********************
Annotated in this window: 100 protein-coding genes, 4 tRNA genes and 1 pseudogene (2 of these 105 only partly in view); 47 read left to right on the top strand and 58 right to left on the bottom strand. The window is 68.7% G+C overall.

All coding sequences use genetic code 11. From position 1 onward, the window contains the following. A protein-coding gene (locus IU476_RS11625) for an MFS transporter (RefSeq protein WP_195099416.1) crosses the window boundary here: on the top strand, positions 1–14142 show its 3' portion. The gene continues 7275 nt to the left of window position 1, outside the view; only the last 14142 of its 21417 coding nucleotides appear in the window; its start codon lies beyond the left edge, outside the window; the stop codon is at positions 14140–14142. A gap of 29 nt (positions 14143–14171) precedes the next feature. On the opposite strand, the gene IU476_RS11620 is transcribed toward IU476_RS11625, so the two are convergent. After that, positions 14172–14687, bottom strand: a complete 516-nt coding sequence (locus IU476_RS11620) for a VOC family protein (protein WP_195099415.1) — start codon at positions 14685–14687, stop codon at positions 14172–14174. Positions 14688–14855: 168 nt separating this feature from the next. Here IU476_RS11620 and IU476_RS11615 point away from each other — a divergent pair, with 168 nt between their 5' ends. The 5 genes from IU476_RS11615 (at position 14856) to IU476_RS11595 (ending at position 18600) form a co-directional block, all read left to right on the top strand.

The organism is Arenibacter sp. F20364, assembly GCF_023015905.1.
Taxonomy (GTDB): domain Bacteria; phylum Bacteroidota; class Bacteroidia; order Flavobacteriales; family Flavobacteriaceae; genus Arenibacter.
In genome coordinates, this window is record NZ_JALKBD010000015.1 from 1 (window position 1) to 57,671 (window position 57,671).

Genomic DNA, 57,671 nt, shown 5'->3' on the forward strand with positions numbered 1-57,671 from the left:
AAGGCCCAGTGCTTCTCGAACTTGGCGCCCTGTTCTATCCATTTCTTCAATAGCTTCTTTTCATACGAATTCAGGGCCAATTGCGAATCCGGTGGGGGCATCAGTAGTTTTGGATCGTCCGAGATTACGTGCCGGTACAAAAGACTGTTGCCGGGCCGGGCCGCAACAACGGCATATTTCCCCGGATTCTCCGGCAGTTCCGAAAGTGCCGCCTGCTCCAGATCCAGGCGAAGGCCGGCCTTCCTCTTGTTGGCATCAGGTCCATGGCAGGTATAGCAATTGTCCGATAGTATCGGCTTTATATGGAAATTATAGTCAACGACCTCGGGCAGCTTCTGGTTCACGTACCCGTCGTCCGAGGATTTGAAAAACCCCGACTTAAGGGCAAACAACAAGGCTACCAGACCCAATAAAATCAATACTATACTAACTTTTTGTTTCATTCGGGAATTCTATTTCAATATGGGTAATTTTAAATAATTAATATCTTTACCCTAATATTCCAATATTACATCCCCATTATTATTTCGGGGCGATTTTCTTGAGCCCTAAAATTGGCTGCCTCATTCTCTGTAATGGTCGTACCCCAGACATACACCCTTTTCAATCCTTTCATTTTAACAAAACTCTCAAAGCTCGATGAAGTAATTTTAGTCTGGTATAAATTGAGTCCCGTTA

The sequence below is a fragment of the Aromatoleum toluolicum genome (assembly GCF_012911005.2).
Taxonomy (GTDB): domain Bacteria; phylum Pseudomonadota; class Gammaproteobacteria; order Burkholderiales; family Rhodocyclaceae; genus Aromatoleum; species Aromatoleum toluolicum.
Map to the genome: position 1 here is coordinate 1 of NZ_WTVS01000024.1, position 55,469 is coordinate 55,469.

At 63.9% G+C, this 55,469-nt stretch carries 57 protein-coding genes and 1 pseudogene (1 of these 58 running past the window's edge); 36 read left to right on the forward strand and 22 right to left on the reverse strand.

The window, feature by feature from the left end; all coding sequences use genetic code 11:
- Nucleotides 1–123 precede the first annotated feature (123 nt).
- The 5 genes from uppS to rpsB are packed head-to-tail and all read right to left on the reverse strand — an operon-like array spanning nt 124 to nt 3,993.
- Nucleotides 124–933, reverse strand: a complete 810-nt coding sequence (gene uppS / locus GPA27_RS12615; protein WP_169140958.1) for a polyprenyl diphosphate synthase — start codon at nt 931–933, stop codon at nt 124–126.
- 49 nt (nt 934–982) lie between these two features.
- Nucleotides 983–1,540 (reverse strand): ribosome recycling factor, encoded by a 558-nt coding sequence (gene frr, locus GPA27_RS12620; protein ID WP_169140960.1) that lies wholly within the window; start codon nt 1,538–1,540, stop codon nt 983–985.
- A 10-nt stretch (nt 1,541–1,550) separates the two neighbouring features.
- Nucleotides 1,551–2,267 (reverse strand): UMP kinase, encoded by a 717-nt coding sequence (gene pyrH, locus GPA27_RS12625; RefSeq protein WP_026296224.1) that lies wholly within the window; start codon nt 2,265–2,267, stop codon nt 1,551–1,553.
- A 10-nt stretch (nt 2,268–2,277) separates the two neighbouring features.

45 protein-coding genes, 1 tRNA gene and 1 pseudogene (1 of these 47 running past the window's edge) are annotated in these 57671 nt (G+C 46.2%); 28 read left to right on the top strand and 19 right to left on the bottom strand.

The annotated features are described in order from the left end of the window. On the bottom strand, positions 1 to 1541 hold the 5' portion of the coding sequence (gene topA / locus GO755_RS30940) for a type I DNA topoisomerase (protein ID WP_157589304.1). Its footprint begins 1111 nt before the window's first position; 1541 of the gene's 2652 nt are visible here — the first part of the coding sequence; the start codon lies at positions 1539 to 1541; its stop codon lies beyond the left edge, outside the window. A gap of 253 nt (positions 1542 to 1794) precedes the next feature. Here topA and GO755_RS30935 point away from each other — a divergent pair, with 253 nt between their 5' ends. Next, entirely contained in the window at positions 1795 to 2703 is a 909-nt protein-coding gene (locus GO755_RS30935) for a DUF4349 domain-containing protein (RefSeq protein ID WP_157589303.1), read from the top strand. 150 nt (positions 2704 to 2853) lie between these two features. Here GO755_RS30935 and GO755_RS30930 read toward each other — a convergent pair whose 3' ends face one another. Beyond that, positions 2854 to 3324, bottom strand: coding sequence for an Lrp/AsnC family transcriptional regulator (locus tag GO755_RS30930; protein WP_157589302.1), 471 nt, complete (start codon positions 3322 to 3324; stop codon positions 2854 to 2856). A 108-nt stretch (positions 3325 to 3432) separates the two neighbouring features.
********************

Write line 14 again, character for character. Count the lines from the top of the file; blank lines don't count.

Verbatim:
- The 5 genes from uppS to rpsB are packed head-to-tail and all read right to left on the reverse strand — an operon-like array spanning nt 124 to nt 3,993.